The clay minerals include many different species; all are sheet silicates. The sheets comprise tetrahedral layers containing mainly Si and Al, and octahedral layers containing mainly Al, Mg, and Fe. Clays generally contain less potassium than micas. Some clays are hydrous, some having as much as 15 to 20 weight percent (wt %) H2O. Their layered structure and the weak bonding between layers give them a characteristic slippery feel when wet.
The table seen here lists the most common clays. The formulas in the box here are only approximate because clays often contain many elemental substitutions. Major differences between the different clay species are the compositions and stacking order of atomic layers.•
Clay minerals account for nearly half the volume of sedimentary rocks. They are usually very fine grained, often less than 1 μm (10-6 m) in size, have complex chemistries, and are structurally variable. This makes identification of individual clay species difficult. X-ray analysis is often necessary to tell them apart. In contrast with quartz and feldspar, clays do not form in igneous and metamorphic environments.
Clays are common in shales and other sedimentary rocks, but the clay species present depends on the sediment sources. Although usually fine grained, clays can form thick beds or layers. They also develop as coatings on other minerals undergoing weathering. These generalizations are true of all clay minerals, but there is a great deal of variety. In part, the variation is due to the low temperatures at which these minerals form. At high temperatures, minerals and mineral structures tend to be simple and ordered. At low temperatures, structures are often more complex or disordered, and many different mineral varieties may form.
The three most important kinds of clays are illite, montmorillonite, and the clays of the kaolinite group. Figures 7.18, 7.19, and 7.20 show examples of each, but these minerals have many different appearances. Kaolinites, also called kandites, vary less in composition and structure than other clays, although several kaolinite polymorphs (dickite, halloysite, nacrite) are known. Kaolinite is the principal clay used to make ceramic ware because it remains white when fired in a kiln. Illite is quite similar to muscovite in some ways, but contains more Si and less K.
Montmorillonite, which belongs to the smectite group, can take up extra water or other fluids between layers of atoms. In the process the clay expands. So, we sometimes call montmorillonite and other clays of the smectite group expandable or swelling clays. Because they absorb liquids so well, gas station operators use them to clean up spilled oil, and homeowners use them as kitty litter. They are the major components of earthy material called bentonite, sometimes prized for its water-absorbing and cation-exchange properties. Vermiculite, another clay of the smectite group, is often used to lighten up potting soil. Montmorillonite dominates modern clay-rich sediments and sedimentary rocks; illite dominates most sedimentary rocks that are older than about 100 million years. Geologists ascribe this development to ongoing diagenesis, to variations in tectonic activity resulting in changes in sediment sources, and to changes in biological activity.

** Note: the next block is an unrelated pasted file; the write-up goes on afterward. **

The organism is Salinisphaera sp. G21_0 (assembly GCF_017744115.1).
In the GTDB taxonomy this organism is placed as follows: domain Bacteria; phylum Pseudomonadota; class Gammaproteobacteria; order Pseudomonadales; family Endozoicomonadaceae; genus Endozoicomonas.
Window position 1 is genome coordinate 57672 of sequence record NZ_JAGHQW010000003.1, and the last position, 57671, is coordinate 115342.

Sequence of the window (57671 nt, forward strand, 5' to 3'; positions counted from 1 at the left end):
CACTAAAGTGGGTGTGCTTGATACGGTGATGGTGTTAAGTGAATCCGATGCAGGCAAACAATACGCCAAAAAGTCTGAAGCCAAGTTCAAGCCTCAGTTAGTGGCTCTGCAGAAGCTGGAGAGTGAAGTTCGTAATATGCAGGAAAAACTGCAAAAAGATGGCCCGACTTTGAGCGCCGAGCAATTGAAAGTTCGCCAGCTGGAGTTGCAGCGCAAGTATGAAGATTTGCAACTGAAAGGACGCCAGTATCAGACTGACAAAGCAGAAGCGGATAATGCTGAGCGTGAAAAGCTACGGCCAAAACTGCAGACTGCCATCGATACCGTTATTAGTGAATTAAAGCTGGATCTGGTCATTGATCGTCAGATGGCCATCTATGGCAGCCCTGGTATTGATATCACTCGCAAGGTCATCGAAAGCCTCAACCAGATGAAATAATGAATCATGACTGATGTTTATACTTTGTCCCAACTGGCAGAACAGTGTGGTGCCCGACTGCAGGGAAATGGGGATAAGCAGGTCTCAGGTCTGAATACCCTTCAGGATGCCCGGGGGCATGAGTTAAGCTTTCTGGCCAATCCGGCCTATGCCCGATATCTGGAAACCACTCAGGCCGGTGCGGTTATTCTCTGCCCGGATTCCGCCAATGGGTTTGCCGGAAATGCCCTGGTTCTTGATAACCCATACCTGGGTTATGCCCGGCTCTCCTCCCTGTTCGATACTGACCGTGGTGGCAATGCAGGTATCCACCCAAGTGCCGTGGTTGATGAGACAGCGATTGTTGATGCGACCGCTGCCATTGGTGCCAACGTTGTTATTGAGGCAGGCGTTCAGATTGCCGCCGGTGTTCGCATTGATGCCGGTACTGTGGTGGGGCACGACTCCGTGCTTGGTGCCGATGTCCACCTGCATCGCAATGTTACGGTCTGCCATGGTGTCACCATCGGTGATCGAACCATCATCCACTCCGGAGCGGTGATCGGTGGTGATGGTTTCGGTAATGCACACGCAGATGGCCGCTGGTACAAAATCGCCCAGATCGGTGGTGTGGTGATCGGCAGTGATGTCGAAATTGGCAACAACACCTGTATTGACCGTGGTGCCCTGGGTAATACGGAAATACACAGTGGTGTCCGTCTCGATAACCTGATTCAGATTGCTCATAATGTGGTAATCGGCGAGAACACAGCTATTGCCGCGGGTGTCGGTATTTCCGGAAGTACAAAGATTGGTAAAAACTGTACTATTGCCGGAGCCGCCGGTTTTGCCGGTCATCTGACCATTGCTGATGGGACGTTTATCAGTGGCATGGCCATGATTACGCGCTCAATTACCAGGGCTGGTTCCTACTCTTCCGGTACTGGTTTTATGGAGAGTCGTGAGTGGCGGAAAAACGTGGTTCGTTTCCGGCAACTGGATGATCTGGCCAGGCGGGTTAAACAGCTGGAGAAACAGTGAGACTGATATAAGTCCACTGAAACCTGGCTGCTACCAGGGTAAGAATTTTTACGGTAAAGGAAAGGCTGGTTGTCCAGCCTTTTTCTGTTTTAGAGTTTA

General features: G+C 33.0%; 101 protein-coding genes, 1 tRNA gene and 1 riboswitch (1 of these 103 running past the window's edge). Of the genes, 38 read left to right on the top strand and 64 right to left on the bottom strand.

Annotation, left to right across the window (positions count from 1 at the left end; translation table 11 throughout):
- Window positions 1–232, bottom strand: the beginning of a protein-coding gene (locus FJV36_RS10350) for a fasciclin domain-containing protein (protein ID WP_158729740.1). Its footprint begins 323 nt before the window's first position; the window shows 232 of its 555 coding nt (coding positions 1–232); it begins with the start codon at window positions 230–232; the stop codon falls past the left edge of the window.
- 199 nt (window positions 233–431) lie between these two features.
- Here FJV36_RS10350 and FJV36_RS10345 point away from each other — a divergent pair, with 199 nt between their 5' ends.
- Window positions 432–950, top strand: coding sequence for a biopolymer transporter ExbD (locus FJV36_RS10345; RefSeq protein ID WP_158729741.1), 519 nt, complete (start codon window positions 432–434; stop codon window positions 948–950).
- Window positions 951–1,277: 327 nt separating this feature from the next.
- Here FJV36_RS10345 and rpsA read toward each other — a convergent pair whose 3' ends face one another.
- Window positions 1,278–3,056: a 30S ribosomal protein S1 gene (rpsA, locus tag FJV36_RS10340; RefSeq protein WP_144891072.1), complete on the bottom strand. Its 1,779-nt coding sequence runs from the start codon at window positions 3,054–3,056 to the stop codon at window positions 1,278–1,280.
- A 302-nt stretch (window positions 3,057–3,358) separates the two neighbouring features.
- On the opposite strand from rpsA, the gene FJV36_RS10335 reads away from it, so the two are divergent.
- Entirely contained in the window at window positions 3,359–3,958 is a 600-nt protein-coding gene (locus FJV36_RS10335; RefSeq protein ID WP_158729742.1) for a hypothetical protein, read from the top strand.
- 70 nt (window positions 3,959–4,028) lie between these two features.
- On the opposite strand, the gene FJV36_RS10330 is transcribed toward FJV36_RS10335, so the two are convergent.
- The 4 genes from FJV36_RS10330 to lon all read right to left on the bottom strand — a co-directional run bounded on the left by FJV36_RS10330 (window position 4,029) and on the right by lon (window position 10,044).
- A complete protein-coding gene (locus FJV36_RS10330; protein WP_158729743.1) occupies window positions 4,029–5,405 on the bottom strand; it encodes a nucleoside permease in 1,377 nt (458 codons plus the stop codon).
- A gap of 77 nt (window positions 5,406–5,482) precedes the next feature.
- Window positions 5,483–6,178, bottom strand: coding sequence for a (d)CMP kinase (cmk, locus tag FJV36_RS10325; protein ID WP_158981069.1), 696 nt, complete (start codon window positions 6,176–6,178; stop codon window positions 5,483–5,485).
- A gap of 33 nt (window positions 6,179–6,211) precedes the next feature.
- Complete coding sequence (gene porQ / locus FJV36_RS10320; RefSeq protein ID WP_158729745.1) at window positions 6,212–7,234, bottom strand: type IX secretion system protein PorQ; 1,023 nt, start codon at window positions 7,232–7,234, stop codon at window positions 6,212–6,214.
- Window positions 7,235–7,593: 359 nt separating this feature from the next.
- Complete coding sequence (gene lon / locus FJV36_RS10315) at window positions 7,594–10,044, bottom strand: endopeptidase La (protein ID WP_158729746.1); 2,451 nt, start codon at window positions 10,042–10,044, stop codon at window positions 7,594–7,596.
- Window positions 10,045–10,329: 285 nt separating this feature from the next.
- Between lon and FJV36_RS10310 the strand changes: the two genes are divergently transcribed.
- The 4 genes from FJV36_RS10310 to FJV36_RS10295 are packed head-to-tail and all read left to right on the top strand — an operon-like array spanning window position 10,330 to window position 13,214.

Clays Used in Industry, Arts, and Ceramics
Many different clays have industrial uses. Clays are widely used to make bricks, tile, paper, rubber, water pipes, and china. They are even used today by some restaurants to thicken milkshakes. Early peoples made bowls and other artifacts by shaping clay and allowing it to dry in the sun.
Today, and in the past, porcelain and china makers commonly use kaolinite for producing their products. If baked to temperatures above 500 °C, kaolinite will dehydrate to metakaolinite (Al2Si2O7), a non-mineral that is relatively hard. Such temperatures can be obtained over open fires, and much early pottery consists of metakaolinite. Although metakaolinite is porous, it will not soften when wetted, in contrast to sun-baked clays.
Porcelain refers to a special type of high-grade white ceramic. The Ming vase, seen in this photo (Figure 7.21), is an example. The white color is only possible if the ceramic is made from extremely pure kaolinite. Porcelain is baked, or fired, at very high temperatures. At temperatures of 925 °C and above, metakaolinite converts to a mixture of cristobalite, mullite, and other phases, but it does not melt unless the temperature exceeds 1,600 °C. Prior to firing, small amounts of feldspar or talc are mixed with the kaolinite. When fired at 1,200 to 1,450 °C, the feldspar or talc melt to form a glass, which gives porcelain its glassy luster without melting the kaolinite and destroying the object being made. Porcelain was first developed in China more than 1,000 years ago and slowly moved east through the rest of Asia and to Europe and then the Americas.
Talc, a secondary mineral that forms when Mg-silicates such as olivine or pyroxene are altered, and pyrophyllite, an uncommon metamorphic mineral, are often grouped with the clays. Figures 7.22 and 7.23 show examples of each. Both are less variable in their atomic arrangements and composition and contain less H2O than true clays. They are transitional between clays and micas in structure and, when seen in hand specimen or thin section, are typically easier to identify than clays. Talc is very soft and has a diagnostic greasy feel that generally makes identification straightforward. In contrast, pyrophyllite often looks like many other white minerals, unless it has the characteristic splay of crystals seen in the photo above (Figure 7.23).